Lombardo-Venetian pound

The pound (Italian: lira) was the currency of the Kingdom of Lombardy-Venetia.

Lombardo-Venetian pound
lira austriaca (Italian)
Coinsc.1, c.3, c.5, c.10, c.15
£¼, £½, £1, £3, £6
Rarely used£20, £40
Official user(s) Lombardy-Venetia
Unofficial user(s) Austria (silver coins)
MintMilan Mint, Venice Mint, Vienna Mint
Pegged by1/3 of Austrian florin
This infobox shows the latest status before this currency was rendered obsolete.

The pound was made of 4.33 grams of silver (with 9/10 of purity), correspondently to the German standards. Six pounds were called shield (scudo) and were equivalent to the Austrian Conventionsthaler. Each pound was divided into 100 cents (centesimi). All currencies were a re-establishment of the pounds used in the Duchy of Milan until 1796, whereas they had no relation with former defunct Venetian pound. Coins were minted in Milan, Venice and Vienna.

Due to the heavy consequences of the war, Austria was not able to immediately produce the new currency when it took possession of the territory in 1814. So, Napoleonic Italian lira continued to be a legal tender for eight years after the fall of its inventor. The first issue of the Austrian currency was possible only in 1822. New pounds had a lower value than their French-Italian predecessors, which weighed 5 grams.

During the revolutions of 1848, the Lombard Provisional Government briefly suspended the production of the pound and minted instead a special Italian lira ₤5 coin. After the revolutions and the restoration of the Austrian monetary standard, copper coins were reduced in weight. For political purposes the name on these coins (the most popular in circulation) was changed from Kingdom of Lombardy-Venetia to the Austrian Empire.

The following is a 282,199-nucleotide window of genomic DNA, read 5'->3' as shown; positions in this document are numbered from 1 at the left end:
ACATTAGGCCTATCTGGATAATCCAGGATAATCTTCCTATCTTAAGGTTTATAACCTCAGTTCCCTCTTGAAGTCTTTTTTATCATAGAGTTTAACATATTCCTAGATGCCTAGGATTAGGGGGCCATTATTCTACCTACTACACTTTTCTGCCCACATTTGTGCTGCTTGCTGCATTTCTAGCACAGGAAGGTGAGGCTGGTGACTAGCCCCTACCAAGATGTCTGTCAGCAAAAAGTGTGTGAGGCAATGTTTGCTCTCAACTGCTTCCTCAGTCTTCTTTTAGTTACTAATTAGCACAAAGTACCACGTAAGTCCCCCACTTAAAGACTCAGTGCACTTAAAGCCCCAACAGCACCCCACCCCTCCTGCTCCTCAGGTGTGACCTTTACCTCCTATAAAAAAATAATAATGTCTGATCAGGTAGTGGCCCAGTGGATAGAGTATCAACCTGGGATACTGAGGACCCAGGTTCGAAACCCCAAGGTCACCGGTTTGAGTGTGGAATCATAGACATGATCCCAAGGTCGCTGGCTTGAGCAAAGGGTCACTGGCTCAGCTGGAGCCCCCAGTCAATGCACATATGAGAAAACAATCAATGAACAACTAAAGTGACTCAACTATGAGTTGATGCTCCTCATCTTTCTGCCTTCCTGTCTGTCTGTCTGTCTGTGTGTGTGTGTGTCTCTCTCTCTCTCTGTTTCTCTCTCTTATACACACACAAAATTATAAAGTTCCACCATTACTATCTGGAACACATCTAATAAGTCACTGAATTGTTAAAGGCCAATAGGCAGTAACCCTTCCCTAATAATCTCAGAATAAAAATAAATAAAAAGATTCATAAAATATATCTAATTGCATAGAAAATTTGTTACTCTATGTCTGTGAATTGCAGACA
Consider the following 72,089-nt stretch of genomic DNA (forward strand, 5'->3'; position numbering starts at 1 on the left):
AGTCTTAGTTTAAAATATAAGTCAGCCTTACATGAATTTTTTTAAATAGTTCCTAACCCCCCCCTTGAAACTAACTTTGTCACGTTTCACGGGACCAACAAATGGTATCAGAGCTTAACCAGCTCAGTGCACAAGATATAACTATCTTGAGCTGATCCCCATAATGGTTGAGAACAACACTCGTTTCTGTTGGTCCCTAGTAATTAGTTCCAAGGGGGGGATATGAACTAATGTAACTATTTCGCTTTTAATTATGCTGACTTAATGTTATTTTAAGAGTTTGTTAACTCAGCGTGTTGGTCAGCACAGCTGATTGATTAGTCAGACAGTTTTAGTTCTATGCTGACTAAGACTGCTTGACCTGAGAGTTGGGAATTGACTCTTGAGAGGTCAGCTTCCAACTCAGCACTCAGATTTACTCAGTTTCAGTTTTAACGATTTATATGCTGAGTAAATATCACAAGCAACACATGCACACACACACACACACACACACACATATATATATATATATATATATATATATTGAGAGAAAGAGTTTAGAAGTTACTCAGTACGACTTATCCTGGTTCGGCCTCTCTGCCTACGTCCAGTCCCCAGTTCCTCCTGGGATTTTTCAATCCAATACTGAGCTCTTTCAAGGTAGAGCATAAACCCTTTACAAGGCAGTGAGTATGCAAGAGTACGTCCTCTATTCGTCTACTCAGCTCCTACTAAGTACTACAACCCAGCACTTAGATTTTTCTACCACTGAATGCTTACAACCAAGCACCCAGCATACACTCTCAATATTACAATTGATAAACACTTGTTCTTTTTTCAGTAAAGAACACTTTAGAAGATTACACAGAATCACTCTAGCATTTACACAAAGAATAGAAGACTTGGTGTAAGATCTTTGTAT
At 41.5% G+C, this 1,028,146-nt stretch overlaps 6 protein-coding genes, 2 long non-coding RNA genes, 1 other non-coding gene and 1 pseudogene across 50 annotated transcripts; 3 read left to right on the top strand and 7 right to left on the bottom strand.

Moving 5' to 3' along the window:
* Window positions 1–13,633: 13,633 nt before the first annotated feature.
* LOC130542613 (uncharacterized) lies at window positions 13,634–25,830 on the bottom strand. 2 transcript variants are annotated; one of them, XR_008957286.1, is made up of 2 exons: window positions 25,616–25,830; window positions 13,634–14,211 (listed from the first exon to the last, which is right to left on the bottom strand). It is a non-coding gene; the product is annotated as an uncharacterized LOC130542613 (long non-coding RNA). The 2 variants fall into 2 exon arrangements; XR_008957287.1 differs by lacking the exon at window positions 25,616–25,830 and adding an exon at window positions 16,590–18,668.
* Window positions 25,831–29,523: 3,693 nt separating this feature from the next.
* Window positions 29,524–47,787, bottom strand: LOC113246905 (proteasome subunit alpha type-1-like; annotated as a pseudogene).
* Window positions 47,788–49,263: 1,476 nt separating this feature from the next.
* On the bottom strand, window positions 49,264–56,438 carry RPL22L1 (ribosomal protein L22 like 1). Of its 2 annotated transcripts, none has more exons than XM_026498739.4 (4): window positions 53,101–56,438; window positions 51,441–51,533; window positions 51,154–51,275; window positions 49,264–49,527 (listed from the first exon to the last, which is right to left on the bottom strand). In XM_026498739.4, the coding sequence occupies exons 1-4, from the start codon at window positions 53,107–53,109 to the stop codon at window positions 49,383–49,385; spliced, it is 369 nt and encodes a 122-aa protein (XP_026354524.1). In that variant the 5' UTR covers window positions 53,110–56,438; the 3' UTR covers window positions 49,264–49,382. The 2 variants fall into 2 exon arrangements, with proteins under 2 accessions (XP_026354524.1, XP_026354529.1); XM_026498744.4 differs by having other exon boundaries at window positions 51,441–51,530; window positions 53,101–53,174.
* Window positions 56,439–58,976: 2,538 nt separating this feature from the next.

When metropolitan Austria decimalized in 1857, the change did not immediately affected the Kingdom, where old pounds were minted again in 1858. Only in 1862, after the loss of Lombardy to the newborn Italian State, did the remaining part of the Austrian territories adopt the general coinage of the Empire. The Lombardy-Venetia florin (equal to the Austro-Hungarian gulden) became the basic unit of currency, and was divided in 100 soldi; only subunits were specifically produced for the Venetian province. Curiously on these coins, the word Lombardy-Venetia re-appeared, as a sign of revanchism for the lost Lombardy.


Copper coins

  • 1 cent (centesimo)
    • Weight: 1.75 grams
    • Type 1852: 1.09 grams
  • 3 cents
    • Weight: 5.25 grams
    • Type 1852: 3.28 grams
  • 5 cents
    • Weight: 8.75 grams
    • Type 1852: 5.47 grams
  • 10 cents
    • Sole issue: 1852
    • Type 1852: 10.94 grams
  • 15 cents
    • Sole issue: 1852
    • Type 1852: 16.04 grams

Silver coins

  • ¼ pound
    • Value: 25 cents
    • Purity: 6/10
    • Weight: 1.62 grams
  • ½ pound
    • Purity: 9/10
    • Weight: 2.17 grams
  • 1 pound (lira austriaca)
    • Purity: 9/10
    • Weight: 4.33 grams
  • 1 florin (fiorino)
    • Value: 3 pounds
    • Purity: 9/10
    • Weight: 12.99 grams
  • 1 shield (scudo)
    • Value: 6 pounds
    • Purity: 9/10
    • Weight: 25.99 grams

Gold coins

  • ½ sovereign
    • Value: 20 pounds
    • Purity: 9/10
    • Weight: 5.67 grams
  • 1 sovereign (sovrana)
    • Value: 40 pounds
    • Purity: 9/10
    • Weight: 11.33 grams


  • Krause, Chester L.; Clifford Mishler (1991). Standard Catalog of World Coins: 1801–1991 (18th ed.). Krause Publications. ISBN 0873411501.
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